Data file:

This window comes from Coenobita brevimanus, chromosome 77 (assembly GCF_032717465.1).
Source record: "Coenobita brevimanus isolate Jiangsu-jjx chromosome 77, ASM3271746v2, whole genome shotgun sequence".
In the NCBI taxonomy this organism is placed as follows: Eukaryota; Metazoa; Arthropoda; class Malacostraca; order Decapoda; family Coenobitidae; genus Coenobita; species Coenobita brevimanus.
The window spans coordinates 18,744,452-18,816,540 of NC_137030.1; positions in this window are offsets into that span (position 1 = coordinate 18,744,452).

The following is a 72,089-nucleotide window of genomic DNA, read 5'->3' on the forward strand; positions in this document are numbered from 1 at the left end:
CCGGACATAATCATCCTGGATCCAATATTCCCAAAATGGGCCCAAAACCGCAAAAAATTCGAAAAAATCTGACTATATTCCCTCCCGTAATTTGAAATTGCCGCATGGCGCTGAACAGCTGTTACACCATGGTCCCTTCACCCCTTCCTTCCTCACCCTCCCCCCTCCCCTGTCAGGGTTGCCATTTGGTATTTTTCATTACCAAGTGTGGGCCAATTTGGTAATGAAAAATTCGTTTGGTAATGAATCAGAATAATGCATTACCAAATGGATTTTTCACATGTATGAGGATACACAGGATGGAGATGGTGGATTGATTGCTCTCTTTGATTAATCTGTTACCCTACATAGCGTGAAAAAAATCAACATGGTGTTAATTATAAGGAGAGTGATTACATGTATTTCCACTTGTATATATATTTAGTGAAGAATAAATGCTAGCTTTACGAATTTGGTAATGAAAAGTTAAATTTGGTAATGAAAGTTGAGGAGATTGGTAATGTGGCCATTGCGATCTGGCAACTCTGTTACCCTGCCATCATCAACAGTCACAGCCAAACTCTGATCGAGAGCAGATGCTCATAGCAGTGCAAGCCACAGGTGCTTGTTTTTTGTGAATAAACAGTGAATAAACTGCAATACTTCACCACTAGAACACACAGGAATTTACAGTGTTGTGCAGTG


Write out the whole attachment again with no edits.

This window comes from Coenobita brevimanus, chromosome 77 (assembly GCF_032717465.1).
Source record: "Coenobita brevimanus isolate Jiangsu-jjx chromosome 77, ASM3271746v2, whole genome shotgun sequence".
In the NCBI taxonomy this organism is placed as follows: Eukaryota; Metazoa; Arthropoda; class Malacostraca; order Decapoda; family Coenobitidae; genus Coenobita; species Coenobita brevimanus.
The window spans coordinates 18,744,452-18,816,540 of NC_137030.1; positions in this window are offsets into that span (position 1 = coordinate 18,744,452).

The following is a 72,089-nucleotide window of genomic DNA, read 5'->3' on the forward strand; positions in this document are numbered from 1 at the left end:
CCGGACATAATCATCCTGGATCCAATATTCCCAAAATGGGCCCAAAACCGCAAAAAATTCGAAAAAATCTGACTATATTCCCTCCCGTAATTTGAAATTGCCGCATGGCGCTGAACAGCTGTTACACCATGGTCCCTTCACCCCTTCCTTCCTCACCCTCCCCCCTCCCCTGTCAGGGTTGCCATTTGGTATTTTTCATTACCAAGTGTGGGCCAATTTGGTAATGAAAAATTCGTTTGGTAATGAATCAGAATAATGCATTACCAAATGGATTTTTCACATGTATGAGGATACACAGGATGGAGATGGTGGATTGATTGCTCTCTTTGATTAATCTGTTACCCTACATAGCGTGAAAAAAATCAACATGGTGTTAATTATAAGGAGAGTGATTACATGTATTTCCACTTGTATATATATTTAGTGAAGAATAAATGCTAGCTTTACGAATTTGGTAATGAAAAGTTAAATTTGGTAATGAAAGTTGAGGAGATTGGTAATGTGGCCATTGCGATCTGGCAACTCTGTTACCCTGCCATCATCAACAGTCACAGCCAAACTCTGATCGAGAGCAGATGCTCATAGCAGTGCAAGCCACAGGTGCTTGTTTTTTGTGAATAAACAGTGAATAAACTGCAATACTTCACCACTAGAACACACAGGAATTTACAGTGTTGTGCAGTG